Should I Keep My Beauty Products in the Fridge?
- TinaLv 71 month ago
Some people really like keeping their beauty products in the fridge. Carly Cardellino, Cosmopolitan.com's beauty editor, swears by it (her grandma gave her that advice, which is usually a pretty solid reason). The common belief is that keeping cosmetics cool can prolong their shelf lives.
But does it work? Not really, according to most of the experts we spoke with. Instead, they advise being cautious about refrigerating your beauty essentials and to do it only for certain things. Our own Good Housekeeping Research Institute (GHRI) Beauty Lab is definitely not keen on the idea. Here's what the experts said about different types of products.
"Cosmetics are meant to be stored at room temperature," says David C. Steinberg, founder of Steinberg & Associates, a consulting company for the personal care industry. If you're keeping your lipstick and blush in the fridge, you're doing it at your own risk, he says, especially since a lot of makeup hasn't been tested for whether it can withstand cold temperatures and then return to normal.
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Moisturizers, lotions, and eye creams
"You could keep lotions in there, but summer is the only time that makes sense," says GHRI Senior Product Analyst Mary Clarke. "The only other thing I sometimes keep in the fridge is eye cream. When I feel like my eyes are puffy, it's nice to have cold eye cream on them." Cosmetic chemist Susan Raffy agrees: "Moisturizers, eye creams, treatment serums, and toners are all cosmetic products that might have a nice sensory feel or cooling effect if they are stored in the refrigerator."
Keeping your creams chilled could even help take away puffiness and boost circulation to the skin, according to Dr. Susan Smith Jones, president of L.A. consulting firm Health Unlimited. "If there's room, it's good to have a mini refrigerator in the bathroom to keep lotions and creams."
It's best to store your nail polish at room temperature, rather than in the fridge. Yes, chilling your polish can prolong its shelf life but there's a catch: "With cold temperatures in the fridge, the viscosity of the polish will increase, which might prolong the stability of the polish over time so it doesn't phase-separate," says Dr. Birnur K. Aral, GHRI Director of Health, Beauty, and Environmental Sciences. You can fix this "phase separation" (clumpiness) by shaking the polish, but you'll still have to wait till the polish reaches room temperature again for it to spread evenly on your nail.
For the longest shelf life, Raffy suggests storing your scents at moderate room temperature below 80 degrees Fahrenheit. Steinberg adds that a fragrance, if refrigerated, can actually lose some of its smell.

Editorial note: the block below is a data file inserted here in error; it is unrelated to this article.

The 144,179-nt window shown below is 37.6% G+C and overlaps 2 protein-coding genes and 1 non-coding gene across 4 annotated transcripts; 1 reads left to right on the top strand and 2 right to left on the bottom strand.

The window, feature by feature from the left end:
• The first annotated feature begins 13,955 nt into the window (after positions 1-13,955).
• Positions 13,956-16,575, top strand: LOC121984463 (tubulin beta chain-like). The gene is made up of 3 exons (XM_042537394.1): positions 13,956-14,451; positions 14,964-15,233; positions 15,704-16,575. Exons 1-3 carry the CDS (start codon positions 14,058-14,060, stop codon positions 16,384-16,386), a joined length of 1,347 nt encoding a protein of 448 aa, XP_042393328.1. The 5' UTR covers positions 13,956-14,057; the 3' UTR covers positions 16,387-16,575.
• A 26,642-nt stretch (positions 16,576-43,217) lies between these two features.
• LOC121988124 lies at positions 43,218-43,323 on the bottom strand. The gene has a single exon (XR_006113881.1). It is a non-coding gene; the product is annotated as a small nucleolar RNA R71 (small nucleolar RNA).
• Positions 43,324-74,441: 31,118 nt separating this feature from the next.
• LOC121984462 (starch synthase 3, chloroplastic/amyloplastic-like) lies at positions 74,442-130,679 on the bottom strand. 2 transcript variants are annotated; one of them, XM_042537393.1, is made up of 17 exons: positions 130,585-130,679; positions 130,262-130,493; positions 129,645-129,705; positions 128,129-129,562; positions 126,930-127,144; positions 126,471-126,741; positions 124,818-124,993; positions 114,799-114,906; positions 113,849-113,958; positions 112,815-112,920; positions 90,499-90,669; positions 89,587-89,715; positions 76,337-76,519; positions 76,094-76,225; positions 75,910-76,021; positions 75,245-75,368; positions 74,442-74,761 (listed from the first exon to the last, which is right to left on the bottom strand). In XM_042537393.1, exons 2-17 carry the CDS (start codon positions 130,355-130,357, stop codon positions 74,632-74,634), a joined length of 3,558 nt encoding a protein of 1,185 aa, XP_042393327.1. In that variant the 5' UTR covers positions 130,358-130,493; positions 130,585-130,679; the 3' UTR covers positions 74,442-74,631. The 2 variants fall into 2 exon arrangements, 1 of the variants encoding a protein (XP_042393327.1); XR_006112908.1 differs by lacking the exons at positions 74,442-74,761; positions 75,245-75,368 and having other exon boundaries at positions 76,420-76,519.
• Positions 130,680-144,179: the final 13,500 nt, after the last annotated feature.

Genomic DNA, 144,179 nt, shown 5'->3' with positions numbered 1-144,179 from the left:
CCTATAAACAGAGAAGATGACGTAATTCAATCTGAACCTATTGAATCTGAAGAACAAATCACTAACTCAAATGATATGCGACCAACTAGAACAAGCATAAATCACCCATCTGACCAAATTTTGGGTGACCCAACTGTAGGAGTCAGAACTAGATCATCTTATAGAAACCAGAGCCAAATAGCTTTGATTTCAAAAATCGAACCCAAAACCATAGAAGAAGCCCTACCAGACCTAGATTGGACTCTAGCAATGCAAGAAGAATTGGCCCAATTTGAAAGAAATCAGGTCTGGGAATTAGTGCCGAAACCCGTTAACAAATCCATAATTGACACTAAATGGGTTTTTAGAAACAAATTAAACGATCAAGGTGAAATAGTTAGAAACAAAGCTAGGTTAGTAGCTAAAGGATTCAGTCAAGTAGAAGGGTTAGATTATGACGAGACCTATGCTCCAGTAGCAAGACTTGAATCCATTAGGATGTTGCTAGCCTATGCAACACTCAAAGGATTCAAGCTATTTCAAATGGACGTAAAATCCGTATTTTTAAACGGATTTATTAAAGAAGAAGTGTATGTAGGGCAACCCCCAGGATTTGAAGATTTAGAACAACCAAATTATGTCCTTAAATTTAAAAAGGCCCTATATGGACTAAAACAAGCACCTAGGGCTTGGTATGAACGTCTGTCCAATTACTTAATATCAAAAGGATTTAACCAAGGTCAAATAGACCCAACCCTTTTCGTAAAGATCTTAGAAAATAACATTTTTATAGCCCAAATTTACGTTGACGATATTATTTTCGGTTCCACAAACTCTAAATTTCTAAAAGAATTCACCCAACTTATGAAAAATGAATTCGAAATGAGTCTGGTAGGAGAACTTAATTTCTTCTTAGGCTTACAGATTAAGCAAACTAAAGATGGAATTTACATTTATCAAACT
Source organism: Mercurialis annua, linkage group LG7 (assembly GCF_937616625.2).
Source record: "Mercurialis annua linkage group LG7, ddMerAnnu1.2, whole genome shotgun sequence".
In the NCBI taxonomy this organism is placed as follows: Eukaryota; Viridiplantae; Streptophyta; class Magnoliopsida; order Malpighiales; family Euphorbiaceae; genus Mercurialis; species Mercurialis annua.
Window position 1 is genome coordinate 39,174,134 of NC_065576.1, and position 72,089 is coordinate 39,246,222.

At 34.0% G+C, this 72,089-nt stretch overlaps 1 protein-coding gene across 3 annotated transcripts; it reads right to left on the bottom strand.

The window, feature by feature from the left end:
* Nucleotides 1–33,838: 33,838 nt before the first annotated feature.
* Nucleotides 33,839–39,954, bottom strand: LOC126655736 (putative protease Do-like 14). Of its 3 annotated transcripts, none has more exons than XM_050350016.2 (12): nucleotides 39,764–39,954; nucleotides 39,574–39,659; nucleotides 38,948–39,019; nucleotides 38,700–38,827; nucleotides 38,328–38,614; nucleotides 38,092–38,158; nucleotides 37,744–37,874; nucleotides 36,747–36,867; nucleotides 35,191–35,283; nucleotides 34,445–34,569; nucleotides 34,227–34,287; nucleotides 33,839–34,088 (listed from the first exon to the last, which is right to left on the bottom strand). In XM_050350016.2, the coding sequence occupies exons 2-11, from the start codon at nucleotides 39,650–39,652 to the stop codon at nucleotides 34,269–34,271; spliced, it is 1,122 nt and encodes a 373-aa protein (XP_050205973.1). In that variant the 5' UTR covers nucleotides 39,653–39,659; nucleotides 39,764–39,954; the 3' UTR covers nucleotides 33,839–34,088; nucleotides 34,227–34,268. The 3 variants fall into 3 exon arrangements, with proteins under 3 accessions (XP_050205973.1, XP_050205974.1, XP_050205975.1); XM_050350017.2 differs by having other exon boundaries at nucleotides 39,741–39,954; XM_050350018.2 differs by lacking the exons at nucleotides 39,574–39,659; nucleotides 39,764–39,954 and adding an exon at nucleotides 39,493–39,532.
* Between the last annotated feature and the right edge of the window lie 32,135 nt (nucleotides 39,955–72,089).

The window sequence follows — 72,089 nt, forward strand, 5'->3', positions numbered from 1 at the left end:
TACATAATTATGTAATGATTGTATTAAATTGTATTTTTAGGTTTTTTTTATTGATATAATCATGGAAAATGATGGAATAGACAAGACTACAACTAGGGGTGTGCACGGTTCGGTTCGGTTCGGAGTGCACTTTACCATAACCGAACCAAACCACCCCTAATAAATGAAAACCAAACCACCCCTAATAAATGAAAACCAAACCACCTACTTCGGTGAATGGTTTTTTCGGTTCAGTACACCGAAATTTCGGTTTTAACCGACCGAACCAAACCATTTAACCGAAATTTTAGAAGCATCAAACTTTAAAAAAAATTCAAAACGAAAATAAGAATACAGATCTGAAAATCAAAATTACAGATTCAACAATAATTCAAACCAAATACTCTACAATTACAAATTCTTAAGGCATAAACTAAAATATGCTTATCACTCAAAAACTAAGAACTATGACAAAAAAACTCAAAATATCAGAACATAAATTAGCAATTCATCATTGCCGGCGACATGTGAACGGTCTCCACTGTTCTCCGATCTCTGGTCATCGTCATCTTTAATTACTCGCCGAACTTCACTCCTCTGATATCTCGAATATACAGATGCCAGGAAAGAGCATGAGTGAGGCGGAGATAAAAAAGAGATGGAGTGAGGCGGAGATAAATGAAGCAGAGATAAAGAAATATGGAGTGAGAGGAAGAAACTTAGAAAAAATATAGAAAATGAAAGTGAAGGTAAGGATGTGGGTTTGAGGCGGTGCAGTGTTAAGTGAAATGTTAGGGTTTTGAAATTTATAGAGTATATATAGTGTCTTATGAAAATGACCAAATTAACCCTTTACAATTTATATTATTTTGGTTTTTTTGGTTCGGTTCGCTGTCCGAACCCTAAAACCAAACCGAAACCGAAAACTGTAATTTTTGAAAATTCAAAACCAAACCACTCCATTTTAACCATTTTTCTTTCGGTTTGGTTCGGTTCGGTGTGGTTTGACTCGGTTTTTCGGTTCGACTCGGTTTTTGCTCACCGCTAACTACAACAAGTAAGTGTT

Natural hair products
With food products that double as beauty treatments, you have a little more leeway (just do not use them for both purposes). "Extra-virgin olive oil makes a great hair mask, and should always be kept in the refrigerator so it won't go rancid," says Smith Jones. "Coconut oil is great for the skin and hair, too, and you can keep it in the refrigerator and use as a conditioner or hair mask."
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1. Refrigeration does not equal preservation.
"Consumers should not confuse refrigeration with preservation," says Raffy. "If a cosmetic product does not contain preservatives, it is still unlikely to have a very long shelf life." And be aware that refrigeration doesn't completely kill off bacteria — it just slows them down. If a product gets contaminated, you also might not be able to see the bacteria, but it's still harmful to your eyes and skin.
2. Keep your kids safe.
If you keep any beauty or personal care products in the fridge, "Make sure your children don't get to them," says Steinberg, adding that this can be tricky since cosmetics don't have childproof openings. And if you are going to do it, he thinks your best bet is to "buy a separate refrigerator and put a lock on it." We say: If you keep anything that's not food in your fridge, make sure it's well-sealed, not only for safety, but for sanitary purposes.
- 1 month ago
You don't have to, and I don't think you should.
- Anonymous1 month ago
Only if they become too soft for use when they're stored someplace more convenient.
When I lived in southern Arizona without air conditioning (we had an evaporative cooler that could drop the temperature about 20 degrees, but it wasn't always enough), I kept lipstick in the fridge.
Since then, I've never noticed a product not performing as it should due to heat--although I've had problems with one brand of mascara smelling swampy before it's gone. Keeping it cold might stop the mold it may be harboring, but I'm not going downstairs to get it every time I do my eyes. I just tossed it and bought another brand.